On Wednesday, the Dutch will elect 150 members of parliament; there are 12.9 million eligible voters. In 2012, 9.5 million people voted, with only 68,000 votes needed for a party to get one parliament member. This is more or less what’s expected this time.
No fewer than 28 parties are competing, some of them marginal or downright delusional like Jesus Lives, Party for the Animals, 50Plus and the Pirate Party.
Rutte’s party rallies
In recent weeks Wilders’ gains have narrowed. The most recent polls showed that the gap between his party and the prime minister’s had closed, with 24 to 28 seats projected for Rutte’s party and 21 to 25 for Wilders’. According to a Dutch political scientist who makes forecasts based on polls across the country, “This isn’t an increase in Rutte’s strength but an electoral erosion of Wilders, who has lost five projected seats since December.”
Wilders says this is happening because everyone is adopting his ideas, so he’s calling on his voters to vote “for the original.” But pundits find other reasons. One explanation is that Wilders is losing ground due to the antagonism produced by Donald Trump’s policies. Another explanation is that most parties have already pledged to exclude the far right from the government.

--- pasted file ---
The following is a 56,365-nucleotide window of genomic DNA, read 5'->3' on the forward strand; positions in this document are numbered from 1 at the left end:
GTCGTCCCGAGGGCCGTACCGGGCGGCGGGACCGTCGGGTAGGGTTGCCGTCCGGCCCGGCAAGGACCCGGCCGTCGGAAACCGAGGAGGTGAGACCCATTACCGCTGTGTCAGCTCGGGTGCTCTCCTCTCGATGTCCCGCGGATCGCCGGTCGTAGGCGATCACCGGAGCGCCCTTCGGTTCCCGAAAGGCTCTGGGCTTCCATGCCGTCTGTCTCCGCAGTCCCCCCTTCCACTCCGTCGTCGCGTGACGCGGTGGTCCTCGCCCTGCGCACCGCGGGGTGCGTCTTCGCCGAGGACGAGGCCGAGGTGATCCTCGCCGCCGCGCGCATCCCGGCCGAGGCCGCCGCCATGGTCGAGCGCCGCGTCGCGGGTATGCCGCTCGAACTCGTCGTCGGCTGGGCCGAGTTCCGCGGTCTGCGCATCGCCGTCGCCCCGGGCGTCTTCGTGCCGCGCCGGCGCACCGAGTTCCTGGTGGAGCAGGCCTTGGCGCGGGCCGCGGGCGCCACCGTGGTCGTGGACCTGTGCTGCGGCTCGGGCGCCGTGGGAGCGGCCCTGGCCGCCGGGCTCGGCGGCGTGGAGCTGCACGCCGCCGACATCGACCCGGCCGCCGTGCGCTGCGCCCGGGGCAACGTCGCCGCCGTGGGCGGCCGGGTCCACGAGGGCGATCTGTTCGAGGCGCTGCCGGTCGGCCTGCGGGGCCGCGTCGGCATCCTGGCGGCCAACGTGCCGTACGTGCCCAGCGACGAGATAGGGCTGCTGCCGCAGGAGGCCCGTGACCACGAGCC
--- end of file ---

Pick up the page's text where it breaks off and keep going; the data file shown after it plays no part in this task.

But in the Brexit-Trump era in which forecasts are shattered one after another, it’s not clear whether experts can count Wilders out.
The European Union, currently plagued by secession anxieties, is anxiously watching events in the Netherlands, knowing that this is the first in a string of elections this year in an era of uncertainty. After Holland comes France, Germany and Italy. A Wilders victory could get the momentum going.
Doomsayers with a long memory remind us that the Netherlands has already been a harbinger of change in modern Europe. Student riots broke out there in 1966, two years before the strikes and riots in France. Nowadays, anti-Muslim demonstrations started in Holland before spreading elsewhere in Europe.